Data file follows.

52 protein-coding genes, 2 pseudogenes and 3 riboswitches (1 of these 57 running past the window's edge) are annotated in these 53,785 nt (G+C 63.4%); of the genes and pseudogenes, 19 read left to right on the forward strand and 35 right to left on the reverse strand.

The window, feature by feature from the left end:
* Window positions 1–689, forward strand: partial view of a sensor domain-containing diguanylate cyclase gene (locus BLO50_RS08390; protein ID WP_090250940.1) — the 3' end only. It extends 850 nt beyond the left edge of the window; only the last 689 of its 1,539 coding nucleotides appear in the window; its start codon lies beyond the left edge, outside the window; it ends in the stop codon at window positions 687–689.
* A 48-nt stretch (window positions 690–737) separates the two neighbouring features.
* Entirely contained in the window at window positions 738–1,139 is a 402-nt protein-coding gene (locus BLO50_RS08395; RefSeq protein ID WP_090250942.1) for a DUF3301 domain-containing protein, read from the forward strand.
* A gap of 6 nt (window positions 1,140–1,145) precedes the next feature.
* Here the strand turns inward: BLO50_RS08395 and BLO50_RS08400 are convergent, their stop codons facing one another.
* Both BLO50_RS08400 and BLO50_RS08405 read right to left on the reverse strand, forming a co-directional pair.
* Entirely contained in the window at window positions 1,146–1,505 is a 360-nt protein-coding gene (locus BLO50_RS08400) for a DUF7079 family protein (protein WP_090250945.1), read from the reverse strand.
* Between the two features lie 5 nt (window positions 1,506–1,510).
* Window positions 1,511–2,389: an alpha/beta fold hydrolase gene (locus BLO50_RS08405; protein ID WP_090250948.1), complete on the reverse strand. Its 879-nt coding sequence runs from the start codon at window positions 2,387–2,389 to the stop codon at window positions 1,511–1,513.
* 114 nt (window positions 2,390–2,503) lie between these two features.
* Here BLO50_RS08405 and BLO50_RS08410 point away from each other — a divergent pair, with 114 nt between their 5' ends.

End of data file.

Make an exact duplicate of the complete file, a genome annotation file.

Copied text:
52 protein-coding genes, 2 pseudogenes and 3 riboswitches (1 of these 57 running past the window's edge) are annotated in these 53,785 nt (G+C 63.4%); of the genes and pseudogenes, 19 read left to right on the forward strand and 35 right to left on the reverse strand.

The window, feature by feature from the left end:
* Window positions 1–689, forward strand: partial view of a sensor domain-containing diguanylate cyclase gene (locus BLO50_RS08390; protein ID WP_090250940.1) — the 3' end only. It extends 850 nt beyond the left edge of the window; only the last 689 of its 1,539 coding nucleotides appear in the window; its start codon lies beyond the left edge, outside the window; it ends in the stop codon at window positions 687–689.
* A 48-nt stretch (window positions 690–737) separates the two neighbouring features.
* Entirely contained in the window at window positions 738–1,139 is a 402-nt protein-coding gene (locus BLO50_RS08395; RefSeq protein ID WP_090250942.1) for a DUF3301 domain-containing protein, read from the forward strand.
* A gap of 6 nt (window positions 1,140–1,145) precedes the next feature.
* Here the strand turns inward: BLO50_RS08395 and BLO50_RS08400 are convergent, their stop codons facing one another.
* Both BLO50_RS08400 and BLO50_RS08405 read right to left on the reverse strand, forming a co-directional pair.
* Entirely contained in the window at window positions 1,146–1,505 is a 360-nt protein-coding gene (locus BLO50_RS08400) for a DUF7079 family protein (protein WP_090250945.1), read from the reverse strand.
* Between the two features lie 5 nt (window positions 1,506–1,510).
* Window positions 1,511–2,389: an alpha/beta fold hydrolase gene (locus BLO50_RS08405; protein ID WP_090250948.1), complete on the reverse strand. Its 879-nt coding sequence runs from the start codon at window positions 2,387–2,389 to the stop codon at window positions 1,511–1,513.
* 114 nt (window positions 2,390–2,503) lie between these two features.
* Here BLO50_RS08405 and BLO50_RS08410 point away from each other — a divergent pair, with 114 nt between their 5' ends.